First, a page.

The closure of Vedanta’s Sterlite Copper unit in Tamil Nadu has led to rise in import of copper worth $2 billion and export loss of over $1.5 billion, resulting in an overall loss of Rs 20,000 crore to the economy, Sterlite’s CEO P Ramnath said.
The statement comes amid National Green Tribunal(NGT) refusing to grant any interim relief to Vedanta, which has challenged Tamil Nadu government’s order to permanently shut down the unit.
The state government had in May ordered the pollution control board to seal and “permanently” close the plant, following violent protests over pollution concerns.
“Closure of Sterlite Copper has resulted in increased import of copper worth $2 billion and export loss of over $1.5 billion — overall loss of Rs 20,000 crore to the economy,” Sterlite Copper CEO P Ramnath told PTI.
He said, before the closure, the company was supplying 250,000 tonne per annum of copper to the domestic market and added that “most of the customers have to import now”.
Before the shutdown, the company exported around 150,000-160,000 tonne per annum of copper.
The closure has also resulted in steep rise in prices of sulphuric acid and phosphoric acid.
Post shutdown, prices of sulphuric acid have spiked from Rs 4,000 per tonne to Rs 15,000 per tonne.
“The price of phosphoric acid has also increased by 20-25 per cent,” he added.
In April, the state pollution control board had rejected Sterlite’s plea to renew the Consent To Operate certification, saying the company had not complied with the stipulated conditions.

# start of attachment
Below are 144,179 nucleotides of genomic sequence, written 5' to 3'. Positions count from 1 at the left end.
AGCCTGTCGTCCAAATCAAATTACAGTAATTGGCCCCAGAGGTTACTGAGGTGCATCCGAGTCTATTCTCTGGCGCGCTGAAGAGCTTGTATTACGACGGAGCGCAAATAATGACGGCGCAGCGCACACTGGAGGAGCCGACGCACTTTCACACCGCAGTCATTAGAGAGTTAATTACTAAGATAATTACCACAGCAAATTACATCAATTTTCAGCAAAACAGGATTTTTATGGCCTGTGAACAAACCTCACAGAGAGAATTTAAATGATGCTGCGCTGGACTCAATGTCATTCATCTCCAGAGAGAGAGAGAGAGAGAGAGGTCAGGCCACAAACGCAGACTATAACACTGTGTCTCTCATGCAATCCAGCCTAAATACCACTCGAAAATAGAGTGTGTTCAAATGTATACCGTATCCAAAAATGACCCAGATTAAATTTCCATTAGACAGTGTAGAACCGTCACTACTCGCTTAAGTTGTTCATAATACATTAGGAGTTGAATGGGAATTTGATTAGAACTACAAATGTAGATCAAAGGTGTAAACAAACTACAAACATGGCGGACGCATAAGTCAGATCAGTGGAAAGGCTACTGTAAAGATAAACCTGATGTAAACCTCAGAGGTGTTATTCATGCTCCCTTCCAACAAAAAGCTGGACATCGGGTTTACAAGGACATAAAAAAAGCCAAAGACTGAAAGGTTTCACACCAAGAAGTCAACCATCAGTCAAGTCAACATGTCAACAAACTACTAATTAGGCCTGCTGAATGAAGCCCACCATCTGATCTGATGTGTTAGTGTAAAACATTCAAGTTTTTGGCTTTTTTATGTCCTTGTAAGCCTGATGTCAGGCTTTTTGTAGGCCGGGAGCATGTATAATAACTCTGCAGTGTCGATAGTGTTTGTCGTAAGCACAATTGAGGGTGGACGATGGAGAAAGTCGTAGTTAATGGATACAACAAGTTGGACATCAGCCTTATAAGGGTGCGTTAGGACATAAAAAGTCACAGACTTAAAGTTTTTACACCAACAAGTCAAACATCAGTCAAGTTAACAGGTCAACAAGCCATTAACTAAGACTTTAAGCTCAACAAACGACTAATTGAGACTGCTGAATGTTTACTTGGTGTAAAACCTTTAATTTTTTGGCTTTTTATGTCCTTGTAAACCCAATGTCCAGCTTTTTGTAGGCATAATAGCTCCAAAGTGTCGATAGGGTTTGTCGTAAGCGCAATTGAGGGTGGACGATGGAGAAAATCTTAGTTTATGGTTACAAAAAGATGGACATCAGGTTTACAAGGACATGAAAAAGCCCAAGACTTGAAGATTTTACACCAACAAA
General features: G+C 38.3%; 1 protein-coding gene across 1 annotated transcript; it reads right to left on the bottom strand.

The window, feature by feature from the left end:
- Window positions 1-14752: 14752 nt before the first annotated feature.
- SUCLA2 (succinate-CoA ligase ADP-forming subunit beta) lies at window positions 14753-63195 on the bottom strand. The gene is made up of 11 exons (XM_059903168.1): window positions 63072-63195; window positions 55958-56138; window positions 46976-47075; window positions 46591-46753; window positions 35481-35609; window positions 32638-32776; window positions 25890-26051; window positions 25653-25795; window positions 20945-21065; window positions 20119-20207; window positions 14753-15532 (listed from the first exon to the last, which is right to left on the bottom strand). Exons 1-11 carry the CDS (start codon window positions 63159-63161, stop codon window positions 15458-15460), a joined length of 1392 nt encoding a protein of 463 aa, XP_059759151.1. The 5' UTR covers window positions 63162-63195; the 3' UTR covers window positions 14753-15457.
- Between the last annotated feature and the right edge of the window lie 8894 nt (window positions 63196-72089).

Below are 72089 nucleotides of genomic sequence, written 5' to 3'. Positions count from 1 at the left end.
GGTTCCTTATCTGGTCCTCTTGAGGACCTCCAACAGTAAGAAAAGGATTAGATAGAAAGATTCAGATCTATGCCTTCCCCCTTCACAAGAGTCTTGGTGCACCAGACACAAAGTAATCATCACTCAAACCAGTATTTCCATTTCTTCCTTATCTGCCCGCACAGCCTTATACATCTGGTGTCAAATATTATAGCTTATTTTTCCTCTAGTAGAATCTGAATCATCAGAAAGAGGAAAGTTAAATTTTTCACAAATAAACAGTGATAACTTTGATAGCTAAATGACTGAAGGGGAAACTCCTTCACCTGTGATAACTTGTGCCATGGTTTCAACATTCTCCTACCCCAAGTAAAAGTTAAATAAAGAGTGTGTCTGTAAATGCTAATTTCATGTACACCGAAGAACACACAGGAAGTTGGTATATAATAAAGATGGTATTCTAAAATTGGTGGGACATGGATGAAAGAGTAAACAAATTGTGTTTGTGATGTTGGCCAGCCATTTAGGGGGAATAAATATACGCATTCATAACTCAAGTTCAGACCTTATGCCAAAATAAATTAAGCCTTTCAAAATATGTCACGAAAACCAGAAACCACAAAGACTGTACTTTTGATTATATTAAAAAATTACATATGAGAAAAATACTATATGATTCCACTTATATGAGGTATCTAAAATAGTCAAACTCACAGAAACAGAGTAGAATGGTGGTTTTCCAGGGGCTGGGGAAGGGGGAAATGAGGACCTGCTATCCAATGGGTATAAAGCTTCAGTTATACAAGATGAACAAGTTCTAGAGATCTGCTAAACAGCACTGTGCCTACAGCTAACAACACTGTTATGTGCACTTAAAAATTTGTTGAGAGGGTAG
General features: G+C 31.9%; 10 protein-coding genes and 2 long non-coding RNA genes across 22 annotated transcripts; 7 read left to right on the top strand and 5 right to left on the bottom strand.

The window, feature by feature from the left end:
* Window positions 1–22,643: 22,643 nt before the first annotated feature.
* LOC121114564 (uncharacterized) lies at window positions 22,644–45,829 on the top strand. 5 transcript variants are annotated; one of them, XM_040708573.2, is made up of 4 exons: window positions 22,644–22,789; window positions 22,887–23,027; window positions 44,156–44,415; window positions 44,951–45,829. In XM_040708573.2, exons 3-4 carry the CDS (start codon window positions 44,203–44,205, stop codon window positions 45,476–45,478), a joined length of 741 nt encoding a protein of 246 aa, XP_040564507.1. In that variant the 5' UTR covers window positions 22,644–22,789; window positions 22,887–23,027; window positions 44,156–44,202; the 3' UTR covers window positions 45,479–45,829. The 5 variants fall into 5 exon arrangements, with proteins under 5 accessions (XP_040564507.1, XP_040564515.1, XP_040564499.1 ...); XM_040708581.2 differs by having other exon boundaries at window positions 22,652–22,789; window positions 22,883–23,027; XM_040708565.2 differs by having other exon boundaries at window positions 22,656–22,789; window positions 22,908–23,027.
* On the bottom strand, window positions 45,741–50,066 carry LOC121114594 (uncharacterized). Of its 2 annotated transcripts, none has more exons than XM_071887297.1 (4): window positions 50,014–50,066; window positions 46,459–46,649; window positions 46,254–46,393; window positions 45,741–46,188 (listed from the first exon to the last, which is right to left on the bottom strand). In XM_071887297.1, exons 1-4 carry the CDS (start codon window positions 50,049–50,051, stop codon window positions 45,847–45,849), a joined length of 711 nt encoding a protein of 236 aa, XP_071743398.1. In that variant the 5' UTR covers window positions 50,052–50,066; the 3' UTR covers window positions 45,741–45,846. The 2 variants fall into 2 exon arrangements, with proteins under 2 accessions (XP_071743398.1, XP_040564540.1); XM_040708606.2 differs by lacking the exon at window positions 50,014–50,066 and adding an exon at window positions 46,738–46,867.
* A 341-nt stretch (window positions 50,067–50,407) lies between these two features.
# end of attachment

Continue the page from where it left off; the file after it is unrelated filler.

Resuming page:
Following this, the government had issued a permanent closure notice to the plant.
Vedanta’s plea in NGT sought permission to operate the unit and a direction to declare as unlawful and illegal the exercise of powers by the state government in passing the closure order under section 18(1)(b) of the Water Act.
Sterlite Copper had first made headlines in March, 2013, when a gas leak led to the death of one person and injured several others, after which the then chief minister J Jayalalithaa had ordered its closure.
The company had then appealed to NGT, which had overturned the government order. The state had then moved the Supreme Court against it and the case is still pending.
The apex court had then ordered the company to pay Rs 100 crore as compensation for polluting environment.
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